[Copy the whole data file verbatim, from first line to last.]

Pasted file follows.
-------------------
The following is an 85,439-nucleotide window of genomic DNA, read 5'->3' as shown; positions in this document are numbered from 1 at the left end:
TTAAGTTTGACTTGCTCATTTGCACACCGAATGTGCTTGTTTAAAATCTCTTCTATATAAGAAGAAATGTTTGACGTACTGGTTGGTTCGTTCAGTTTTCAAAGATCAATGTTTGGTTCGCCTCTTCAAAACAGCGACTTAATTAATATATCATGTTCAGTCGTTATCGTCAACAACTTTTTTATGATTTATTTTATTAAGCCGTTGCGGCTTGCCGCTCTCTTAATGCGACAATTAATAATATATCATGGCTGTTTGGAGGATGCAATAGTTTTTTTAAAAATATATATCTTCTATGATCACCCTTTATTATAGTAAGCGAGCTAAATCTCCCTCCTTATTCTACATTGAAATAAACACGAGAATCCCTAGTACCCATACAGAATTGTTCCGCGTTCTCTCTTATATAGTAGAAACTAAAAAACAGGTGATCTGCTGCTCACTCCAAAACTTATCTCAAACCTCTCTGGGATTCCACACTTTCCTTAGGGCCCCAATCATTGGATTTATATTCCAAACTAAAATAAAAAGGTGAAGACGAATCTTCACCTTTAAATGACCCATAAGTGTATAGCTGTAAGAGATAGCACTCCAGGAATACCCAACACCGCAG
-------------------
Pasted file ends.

The following is an 85,439-nucleotide window of genomic DNA, read 5'->3' as shown; positions in this document are numbered from 1 at the left end:
TTAAGTTTGACTTGCTCATTTGCACACCGAATGTGCTTGTTTAAAATCTCTTCTATATAAGAAGAAATGTTTGACGTACTGGTTGGTTCGTTCAGTTTTCAAAGATCAATGTTTGGTTCGCCTCTTCAAAACAGCGACTTAATTAATATATCATGTTCAGTCGTTATCGTCAACAACTTTTTTATGATTTATTTTATTAAGCCGTTGCGGCTTGCCGCTCTCTTAATGCGACAATTAATAATATATCATGGCTGTTTGGAGGATGCAATAGTTTTTTTAAAAATATATATCTTCTATGATCACCCTTTATTATAGTAAGCGAGCTAAATCTCCCTCCTTATTCTACATTGAAATAAACACGAGAATCCCTAGTACCCATACAGAATTGTTCCGCGTTCTCTCTTATATAGTAGAAACTAAAAAACAGGTGATCTGCTGCTCACTCCAAAACTTATCTCAAACCTCTCTGGGATTCCACACTTTCCTTAGGGCCCCAATCATTGGATTTATATTCCAAACTAAAATAAAAAGGTGAAGACGAATCTTCACCTTTAAATGACCCATAAGTGTATAGCTGTAAGAGATAGCACTCCAGGAATACCCAACACCGCAG